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Phylum Arthropoda > Subphylum Crustacea > Class Malacostraca > Order Decapoda > Brachyurans > Family Portunidae
Crucifix swimming crab
Charybdis feriata*
Family Portunidae
updated Oct 2016
Where seen? This boldly marked swimming crab is not often encountered on the intertidal, perhaps it is more common in deeper water. Said to inhabit sandy-muddy bottoms. Media articles suggest this crab is not often encountered in our part of the region. It is also known as Charybdis feriatus.

Features: Body width 5-7cm, to 20cm. Body somewhat fan-shaped, with 5 spines on the sides. The eyes not far apart. Last pair of legs are paddle-shaped and rotate like boat propellers. Body with bold wide dark lines often with a distinctive white cross in the centre of the body which gives it its common name. Legs with dark bands, pincers with white spots on dark background.

Holy crab? Some people believe that these crabs were blessed by the missionary, St Francis Xavier. The Jesuit story is that in February 1546, St Francis was caught in a storm in eastern Indonesia. In an attempt to calm the storm, he took his crucifix and dipped it into the sea, but it slipped from his grasp and fell into the water. The next morning, as he reached the shores of Seram Island, a crab with a cross-shaped mark approached him holding his cross. Xavier knelt down, retrieved the cross, and blessed the crab.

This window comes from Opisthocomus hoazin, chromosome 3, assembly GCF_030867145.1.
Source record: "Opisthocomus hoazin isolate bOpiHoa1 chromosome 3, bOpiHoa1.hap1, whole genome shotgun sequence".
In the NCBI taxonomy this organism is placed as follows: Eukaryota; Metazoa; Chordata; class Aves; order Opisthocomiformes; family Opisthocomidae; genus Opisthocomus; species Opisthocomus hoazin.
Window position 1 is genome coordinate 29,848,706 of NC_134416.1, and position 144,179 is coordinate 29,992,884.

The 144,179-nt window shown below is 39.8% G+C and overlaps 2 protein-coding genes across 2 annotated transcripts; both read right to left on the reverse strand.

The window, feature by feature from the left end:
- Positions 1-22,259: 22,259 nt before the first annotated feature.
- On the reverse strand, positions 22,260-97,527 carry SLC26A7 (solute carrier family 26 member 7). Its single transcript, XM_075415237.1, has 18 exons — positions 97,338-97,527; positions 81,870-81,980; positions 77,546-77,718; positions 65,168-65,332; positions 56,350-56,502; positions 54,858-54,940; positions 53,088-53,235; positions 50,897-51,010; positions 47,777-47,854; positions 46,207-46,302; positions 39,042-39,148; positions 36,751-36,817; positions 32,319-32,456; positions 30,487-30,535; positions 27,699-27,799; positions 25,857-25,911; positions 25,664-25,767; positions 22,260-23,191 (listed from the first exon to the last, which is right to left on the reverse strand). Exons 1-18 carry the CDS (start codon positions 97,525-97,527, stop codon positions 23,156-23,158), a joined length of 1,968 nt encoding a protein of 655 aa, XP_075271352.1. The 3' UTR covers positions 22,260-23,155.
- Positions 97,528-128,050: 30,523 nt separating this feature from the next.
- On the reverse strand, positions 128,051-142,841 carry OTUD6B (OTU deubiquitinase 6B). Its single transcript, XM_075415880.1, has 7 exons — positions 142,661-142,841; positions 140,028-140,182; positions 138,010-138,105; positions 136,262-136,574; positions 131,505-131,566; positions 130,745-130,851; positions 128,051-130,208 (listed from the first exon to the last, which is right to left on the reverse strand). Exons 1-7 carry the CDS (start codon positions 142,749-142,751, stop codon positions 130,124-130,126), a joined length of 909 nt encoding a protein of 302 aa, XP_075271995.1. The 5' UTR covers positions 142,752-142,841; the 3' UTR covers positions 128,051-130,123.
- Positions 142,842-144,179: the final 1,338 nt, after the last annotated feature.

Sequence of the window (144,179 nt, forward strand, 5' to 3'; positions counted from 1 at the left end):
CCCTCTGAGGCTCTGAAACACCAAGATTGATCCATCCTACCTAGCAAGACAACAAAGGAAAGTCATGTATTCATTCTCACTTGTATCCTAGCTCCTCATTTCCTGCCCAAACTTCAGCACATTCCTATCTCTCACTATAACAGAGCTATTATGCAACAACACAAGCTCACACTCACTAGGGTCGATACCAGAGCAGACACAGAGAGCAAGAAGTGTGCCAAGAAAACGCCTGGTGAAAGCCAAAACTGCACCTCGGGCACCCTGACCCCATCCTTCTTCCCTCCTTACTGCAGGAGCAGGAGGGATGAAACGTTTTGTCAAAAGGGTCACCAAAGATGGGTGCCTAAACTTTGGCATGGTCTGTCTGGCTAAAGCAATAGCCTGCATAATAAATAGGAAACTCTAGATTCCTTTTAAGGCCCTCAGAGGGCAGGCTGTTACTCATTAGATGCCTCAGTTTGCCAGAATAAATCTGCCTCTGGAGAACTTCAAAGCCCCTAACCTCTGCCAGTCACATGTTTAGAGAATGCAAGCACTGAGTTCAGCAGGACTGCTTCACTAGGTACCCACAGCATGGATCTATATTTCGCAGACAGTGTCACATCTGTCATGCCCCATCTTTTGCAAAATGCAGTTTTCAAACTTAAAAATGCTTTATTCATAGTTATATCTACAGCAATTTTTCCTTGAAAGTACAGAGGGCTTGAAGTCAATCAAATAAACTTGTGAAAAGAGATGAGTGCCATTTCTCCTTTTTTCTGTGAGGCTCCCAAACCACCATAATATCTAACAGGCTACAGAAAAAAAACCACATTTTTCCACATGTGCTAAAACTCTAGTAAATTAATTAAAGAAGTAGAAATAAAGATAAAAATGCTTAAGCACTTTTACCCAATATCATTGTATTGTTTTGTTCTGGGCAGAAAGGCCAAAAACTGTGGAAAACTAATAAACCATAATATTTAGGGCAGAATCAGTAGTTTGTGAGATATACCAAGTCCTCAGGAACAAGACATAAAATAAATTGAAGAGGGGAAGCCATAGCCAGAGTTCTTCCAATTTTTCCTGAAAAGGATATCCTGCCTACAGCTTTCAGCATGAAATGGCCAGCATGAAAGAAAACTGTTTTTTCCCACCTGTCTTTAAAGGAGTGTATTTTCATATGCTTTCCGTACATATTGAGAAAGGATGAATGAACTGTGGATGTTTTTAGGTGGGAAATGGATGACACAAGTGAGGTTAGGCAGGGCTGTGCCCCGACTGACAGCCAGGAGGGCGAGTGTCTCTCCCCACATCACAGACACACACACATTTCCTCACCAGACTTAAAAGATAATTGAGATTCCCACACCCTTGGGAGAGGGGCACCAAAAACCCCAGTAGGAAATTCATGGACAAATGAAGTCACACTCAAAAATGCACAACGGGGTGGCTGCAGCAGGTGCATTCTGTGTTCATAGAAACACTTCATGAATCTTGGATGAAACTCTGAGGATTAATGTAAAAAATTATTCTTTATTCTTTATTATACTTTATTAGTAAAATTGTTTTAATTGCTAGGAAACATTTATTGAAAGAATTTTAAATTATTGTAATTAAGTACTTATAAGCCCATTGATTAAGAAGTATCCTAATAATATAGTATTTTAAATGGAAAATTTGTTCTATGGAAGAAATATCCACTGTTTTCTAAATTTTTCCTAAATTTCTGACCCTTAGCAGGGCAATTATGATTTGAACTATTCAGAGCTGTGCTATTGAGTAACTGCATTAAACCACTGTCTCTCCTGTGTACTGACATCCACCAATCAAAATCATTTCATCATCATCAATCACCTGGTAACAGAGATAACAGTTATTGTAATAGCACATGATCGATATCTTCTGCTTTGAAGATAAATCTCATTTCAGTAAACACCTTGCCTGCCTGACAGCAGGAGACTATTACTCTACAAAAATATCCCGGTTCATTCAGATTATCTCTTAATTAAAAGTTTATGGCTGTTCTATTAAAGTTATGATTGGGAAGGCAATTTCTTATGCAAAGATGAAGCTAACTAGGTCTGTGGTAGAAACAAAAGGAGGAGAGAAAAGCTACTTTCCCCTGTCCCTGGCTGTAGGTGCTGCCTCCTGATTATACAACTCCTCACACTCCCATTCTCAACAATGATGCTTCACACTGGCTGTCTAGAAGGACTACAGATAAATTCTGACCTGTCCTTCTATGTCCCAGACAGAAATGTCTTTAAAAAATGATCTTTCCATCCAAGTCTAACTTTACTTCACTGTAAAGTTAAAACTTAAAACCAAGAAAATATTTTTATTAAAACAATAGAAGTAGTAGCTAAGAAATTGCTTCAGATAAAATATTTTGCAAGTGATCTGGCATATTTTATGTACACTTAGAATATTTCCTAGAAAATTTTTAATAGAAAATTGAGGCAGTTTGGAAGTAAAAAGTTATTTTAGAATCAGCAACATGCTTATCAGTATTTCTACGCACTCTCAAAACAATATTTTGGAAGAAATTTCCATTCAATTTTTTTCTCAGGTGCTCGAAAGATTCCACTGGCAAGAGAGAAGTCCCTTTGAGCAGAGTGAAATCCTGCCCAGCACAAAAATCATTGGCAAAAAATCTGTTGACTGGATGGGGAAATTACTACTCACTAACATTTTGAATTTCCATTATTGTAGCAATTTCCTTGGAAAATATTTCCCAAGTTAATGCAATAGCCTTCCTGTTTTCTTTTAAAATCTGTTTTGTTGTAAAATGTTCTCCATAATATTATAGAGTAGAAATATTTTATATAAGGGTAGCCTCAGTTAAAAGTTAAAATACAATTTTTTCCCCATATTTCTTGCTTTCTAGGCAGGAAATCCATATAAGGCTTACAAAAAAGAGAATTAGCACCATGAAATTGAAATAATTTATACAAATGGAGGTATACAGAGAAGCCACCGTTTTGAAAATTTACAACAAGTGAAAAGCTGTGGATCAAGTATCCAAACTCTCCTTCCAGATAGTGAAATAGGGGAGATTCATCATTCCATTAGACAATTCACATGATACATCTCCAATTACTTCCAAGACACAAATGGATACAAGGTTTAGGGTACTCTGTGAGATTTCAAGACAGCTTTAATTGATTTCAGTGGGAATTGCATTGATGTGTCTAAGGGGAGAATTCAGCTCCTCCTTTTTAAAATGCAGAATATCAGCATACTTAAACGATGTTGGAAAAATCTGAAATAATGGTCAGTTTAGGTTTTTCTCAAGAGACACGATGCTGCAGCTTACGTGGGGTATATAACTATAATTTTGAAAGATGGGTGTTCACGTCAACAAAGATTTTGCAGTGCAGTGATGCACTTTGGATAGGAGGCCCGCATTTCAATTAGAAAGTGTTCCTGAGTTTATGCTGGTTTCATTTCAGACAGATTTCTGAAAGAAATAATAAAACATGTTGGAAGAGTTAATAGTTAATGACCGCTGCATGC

Human uses: The commercially most important of the Charybdis species, caught by bottom trawls, sometimes by traps and nets. It sells for a premium in East Asia. More delicate than Mud crabs (Scylla sp.), it is usually sold frozen.

Chek Jawa, Jul 05

5 spines on the body side,
white cross pattern on its back.

*Species are difficult to positively identify without close examination.
On this website, they are grouped by external features for convenience of display.

Crucifix swimming crabs on Singapore shores

Photos of Crucifix swimming crabs for free download from wildsingapore flickr

Distribution in Singapore on this wildsingapore flickr map


Possibly a juvenile.
Pulau Semakau North, Apr 17
Photo shared by Heng Pei Yan on facebook.

   Links References
  • Lim, S., P. Ng, L. Tan, & W. Y. Chin, 1994. Rhythm of the Sea: The Life and Times of Labrador Beach. Division of Biology, School of Science, Nanyang Technological University & Department of Zoology, the National University of Singapore. 160 pp.
  • Jones Diana S. and Gary J. Morgan, 2002. A Field Guide to Crustaceans of Australian Waters. Reed New Holland. 224 pp.
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